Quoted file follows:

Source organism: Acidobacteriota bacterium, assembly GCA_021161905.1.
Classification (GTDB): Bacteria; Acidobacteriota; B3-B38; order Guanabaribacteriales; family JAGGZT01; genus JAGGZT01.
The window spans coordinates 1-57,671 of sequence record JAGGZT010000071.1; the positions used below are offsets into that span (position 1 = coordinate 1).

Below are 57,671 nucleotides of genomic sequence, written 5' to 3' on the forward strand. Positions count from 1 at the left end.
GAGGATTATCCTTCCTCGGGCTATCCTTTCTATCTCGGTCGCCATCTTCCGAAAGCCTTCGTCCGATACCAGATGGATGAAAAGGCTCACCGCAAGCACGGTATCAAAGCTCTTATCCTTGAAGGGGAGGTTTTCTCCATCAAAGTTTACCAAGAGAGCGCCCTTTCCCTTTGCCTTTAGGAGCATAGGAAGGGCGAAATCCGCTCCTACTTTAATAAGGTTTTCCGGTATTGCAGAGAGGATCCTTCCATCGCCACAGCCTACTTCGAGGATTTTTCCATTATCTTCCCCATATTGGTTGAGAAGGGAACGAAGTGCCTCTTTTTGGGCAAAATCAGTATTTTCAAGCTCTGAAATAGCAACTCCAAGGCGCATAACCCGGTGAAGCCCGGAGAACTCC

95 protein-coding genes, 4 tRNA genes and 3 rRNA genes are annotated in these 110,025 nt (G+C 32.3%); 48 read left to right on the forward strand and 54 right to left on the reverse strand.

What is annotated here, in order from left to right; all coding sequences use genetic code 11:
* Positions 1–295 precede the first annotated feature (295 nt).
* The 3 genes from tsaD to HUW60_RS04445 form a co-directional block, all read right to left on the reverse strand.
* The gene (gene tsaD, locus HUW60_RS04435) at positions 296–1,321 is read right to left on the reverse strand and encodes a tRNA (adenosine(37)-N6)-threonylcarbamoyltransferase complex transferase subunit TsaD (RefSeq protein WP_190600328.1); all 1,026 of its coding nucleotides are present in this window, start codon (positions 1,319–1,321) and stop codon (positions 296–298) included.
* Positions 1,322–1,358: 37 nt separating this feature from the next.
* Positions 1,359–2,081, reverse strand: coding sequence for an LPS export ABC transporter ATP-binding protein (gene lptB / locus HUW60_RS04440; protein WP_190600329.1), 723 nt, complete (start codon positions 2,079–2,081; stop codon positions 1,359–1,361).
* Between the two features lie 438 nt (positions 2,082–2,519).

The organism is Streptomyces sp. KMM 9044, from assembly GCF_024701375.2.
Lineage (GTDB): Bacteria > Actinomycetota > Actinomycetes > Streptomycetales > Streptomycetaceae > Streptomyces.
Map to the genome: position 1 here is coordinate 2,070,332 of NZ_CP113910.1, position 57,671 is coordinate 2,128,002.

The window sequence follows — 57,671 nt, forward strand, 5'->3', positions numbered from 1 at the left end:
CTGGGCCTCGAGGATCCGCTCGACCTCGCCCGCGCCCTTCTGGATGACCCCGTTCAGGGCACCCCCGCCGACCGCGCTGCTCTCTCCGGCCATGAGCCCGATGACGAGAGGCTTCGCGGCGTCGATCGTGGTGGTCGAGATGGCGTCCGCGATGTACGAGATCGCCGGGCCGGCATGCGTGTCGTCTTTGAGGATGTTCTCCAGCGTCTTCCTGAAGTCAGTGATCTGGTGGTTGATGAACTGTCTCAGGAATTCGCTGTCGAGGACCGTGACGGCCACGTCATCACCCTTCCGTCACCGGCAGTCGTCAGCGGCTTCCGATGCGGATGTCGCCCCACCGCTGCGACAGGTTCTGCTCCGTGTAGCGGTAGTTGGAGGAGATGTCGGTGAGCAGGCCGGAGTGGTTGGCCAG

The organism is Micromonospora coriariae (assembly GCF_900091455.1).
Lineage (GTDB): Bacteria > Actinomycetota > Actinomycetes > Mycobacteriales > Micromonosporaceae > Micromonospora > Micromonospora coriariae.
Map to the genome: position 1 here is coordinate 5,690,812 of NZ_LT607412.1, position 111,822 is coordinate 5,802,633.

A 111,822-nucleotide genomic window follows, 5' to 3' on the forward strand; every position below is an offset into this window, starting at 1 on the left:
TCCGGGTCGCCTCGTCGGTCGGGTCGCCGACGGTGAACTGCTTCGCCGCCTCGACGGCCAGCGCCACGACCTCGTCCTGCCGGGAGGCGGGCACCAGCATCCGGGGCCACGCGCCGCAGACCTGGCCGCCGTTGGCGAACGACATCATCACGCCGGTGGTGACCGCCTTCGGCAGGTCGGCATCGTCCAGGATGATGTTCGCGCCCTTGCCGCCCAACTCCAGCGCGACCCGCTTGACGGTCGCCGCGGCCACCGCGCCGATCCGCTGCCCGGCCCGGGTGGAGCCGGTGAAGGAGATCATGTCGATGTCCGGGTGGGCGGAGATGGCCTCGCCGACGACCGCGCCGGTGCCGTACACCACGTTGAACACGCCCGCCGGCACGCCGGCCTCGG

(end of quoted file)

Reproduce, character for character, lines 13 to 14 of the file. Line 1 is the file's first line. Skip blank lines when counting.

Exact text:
* Between the two features lie 438 nt (positions 2,082–2,519).

The organism is Streptomyces sp. KMM 9044, from assembly GCF_024701375.2.